Ride-hailing apps in the kingdom are widely regarded as the region’s worst — in part because of state regulations Rami recalls finally losing it in a hotel lobby in Riyadh one day as he tried to hail an Uber to get to an urgent meeting. Driver after driver accepted his ride request and then cancelled it. He has now resorted to walking in the sweltering city or, for faraway appointments, spending vast sums to hire a chauffeur.
“I’ve used Uber in New York, Dubai and Europe. This is the worst,” says Rami (not his real name). Traffic congestion in the hot, sprawling Saudi capital makes travel difficult. In a city that has been waiting years for its delayed metro system to be finished, has no other public transport and a dearth of taxis, unreliable ride-hailing services compound the problem. Many drivers often call or message the customer to inquire about their destination and whether they intend to pay in cash or by credit card. Cash and convenient destinations are preferred: the wrong answer results in a cancelled ride request.
“It’s getting increasingly difficult to get around in Saudi Arabia and it’s difficult to plan ahead,” says one western consultant who travels regularly to the kingdom for meetings. “It’s terrible. I just don’t do it anymore”. This standard of service is hardly what the Saudi government would hope for as it tries to draw foreign companies to the nation — but the problem is largely one of its own making. As so often happens in the kingdom, conflicting targets between different ministries have created a mess.
The government wants to attract more tourists and has demanded that foreign companies move their regional headquarters to the kingdom by the end of the year if they want to win state contracts. But the government, which remains the country’s largest employer, also wants to lower unemployment by increasing jobs for Saudi nationals in the private sector. So it decided in 2020 that only Saudis could work for ride-hailing apps, narrowing the pool of recruits available to Uber and its Middle Eastern subsidiary Careem given that more than 40 per cent of Saudi Arabia’s population are foreigners.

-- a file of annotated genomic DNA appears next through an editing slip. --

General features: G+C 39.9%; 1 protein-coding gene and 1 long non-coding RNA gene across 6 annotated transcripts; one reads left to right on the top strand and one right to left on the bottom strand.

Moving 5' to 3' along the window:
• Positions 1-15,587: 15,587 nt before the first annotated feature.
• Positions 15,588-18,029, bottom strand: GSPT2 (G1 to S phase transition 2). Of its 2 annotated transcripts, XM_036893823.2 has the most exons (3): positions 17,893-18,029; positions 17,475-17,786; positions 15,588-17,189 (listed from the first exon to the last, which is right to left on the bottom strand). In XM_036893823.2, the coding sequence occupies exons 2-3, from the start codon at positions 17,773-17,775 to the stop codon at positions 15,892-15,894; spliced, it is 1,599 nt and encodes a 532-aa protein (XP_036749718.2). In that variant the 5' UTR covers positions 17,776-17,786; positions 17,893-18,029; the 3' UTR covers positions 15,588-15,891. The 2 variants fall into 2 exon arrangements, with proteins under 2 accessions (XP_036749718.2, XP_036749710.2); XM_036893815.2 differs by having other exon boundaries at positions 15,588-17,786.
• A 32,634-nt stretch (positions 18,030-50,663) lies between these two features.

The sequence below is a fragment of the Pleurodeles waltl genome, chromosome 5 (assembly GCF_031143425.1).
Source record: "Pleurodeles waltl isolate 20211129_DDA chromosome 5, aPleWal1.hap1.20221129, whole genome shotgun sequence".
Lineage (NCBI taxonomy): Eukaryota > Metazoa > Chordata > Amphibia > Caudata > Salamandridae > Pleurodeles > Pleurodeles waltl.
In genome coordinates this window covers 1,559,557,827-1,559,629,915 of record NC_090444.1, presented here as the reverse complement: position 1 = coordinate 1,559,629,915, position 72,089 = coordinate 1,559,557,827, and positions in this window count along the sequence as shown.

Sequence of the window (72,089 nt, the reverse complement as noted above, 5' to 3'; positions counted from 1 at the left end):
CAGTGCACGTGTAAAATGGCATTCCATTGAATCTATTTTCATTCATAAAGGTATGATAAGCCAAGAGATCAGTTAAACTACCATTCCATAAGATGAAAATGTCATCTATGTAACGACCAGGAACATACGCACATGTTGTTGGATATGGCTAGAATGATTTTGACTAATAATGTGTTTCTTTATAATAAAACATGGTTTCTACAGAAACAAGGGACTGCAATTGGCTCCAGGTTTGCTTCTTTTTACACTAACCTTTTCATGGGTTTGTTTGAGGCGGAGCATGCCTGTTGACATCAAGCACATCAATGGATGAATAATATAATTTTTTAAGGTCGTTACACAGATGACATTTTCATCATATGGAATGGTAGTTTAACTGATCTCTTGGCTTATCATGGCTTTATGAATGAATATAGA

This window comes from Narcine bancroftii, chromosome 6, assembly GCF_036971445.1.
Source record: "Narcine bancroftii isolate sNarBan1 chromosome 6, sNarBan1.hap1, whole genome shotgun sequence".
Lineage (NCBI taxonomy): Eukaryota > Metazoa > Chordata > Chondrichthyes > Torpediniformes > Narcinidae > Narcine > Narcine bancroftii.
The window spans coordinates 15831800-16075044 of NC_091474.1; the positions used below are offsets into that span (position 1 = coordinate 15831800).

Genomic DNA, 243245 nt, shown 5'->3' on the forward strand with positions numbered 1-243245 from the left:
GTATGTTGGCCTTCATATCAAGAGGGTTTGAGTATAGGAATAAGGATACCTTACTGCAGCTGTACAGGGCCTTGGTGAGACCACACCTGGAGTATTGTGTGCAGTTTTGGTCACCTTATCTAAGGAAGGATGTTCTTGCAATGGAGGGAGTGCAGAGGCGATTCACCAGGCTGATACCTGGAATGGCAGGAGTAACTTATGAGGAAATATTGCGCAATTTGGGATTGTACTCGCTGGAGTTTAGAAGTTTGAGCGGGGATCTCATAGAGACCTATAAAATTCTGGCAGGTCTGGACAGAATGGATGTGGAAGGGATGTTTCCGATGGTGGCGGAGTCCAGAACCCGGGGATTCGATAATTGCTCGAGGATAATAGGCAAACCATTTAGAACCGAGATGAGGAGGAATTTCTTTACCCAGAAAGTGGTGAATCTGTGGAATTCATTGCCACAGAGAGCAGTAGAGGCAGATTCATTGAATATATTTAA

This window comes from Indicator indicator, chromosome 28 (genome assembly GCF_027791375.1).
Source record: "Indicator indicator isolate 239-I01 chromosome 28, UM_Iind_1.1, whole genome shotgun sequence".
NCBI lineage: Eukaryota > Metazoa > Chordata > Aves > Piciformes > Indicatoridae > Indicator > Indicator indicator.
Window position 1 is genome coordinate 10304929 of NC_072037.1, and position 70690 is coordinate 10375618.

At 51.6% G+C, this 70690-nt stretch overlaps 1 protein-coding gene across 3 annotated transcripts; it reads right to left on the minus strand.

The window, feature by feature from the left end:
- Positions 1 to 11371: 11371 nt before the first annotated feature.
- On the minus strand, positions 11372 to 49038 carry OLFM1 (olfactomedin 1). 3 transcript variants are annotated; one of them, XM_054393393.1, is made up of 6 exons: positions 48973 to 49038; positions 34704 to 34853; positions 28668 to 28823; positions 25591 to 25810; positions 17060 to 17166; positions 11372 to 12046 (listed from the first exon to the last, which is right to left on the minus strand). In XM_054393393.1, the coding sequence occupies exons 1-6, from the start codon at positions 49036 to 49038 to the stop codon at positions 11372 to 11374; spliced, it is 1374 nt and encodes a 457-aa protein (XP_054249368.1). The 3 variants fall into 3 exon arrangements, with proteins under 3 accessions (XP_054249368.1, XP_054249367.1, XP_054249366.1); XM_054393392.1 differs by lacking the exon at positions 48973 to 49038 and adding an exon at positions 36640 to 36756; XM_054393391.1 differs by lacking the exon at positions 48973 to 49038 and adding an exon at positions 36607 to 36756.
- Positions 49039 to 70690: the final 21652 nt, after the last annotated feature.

Among Saudis, ride-hailing jobs attract mostly men. Women won the right to drive in 2018, but it is still rare to see them working for these companies. These circumstances, combined with previous regulations stipulating that cars must be less than five years old and owned by their drivers, caused a dearth of eligible drivers. Those signed up to Uber or Careem often have full-time jobs and work with the companies for only a few hours a day, and usually not during rush hours, according to people in the industry.
Mohammed, who works for a company by day and moonlights for Uber by night, admits he often declines rides that are bound to lead him into the busiest areas. “No one wants to be stuck in traffic,” he tells me, as he drives me home from central Riyadh. “I already spend an hour and a half going to work and back. It is disgusting”. Uber and Careem both declined to comment on their business in Saudi Arabia. But speaking in the background so as not to anger the authorities, industry sources do not mince their words. “It’s fucking appalling,” says one, bemoaning the onerous regulations.
The number of ride requests accepted and completed by the companies’ drivers dropped to almost 50 per cent after the regulations on nationality and car age limits kicked in, industry insiders say. But that figure has risen lately, they add. After some lobbying, the government now allows cars that are up to seven years old to be used by Uber and Careem drivers.
Careem has rolled out new features on its app, allowing drivers to see the destination and fare before picking up the customer, which was not previously possible and often led to cancellations. Uber has taken similar measures. Both companies are working out car financing plans for drivers with the government and banks. “We’re doing everything we can to fix it,” says one insider. “But we’ve been dealt a bad hand.”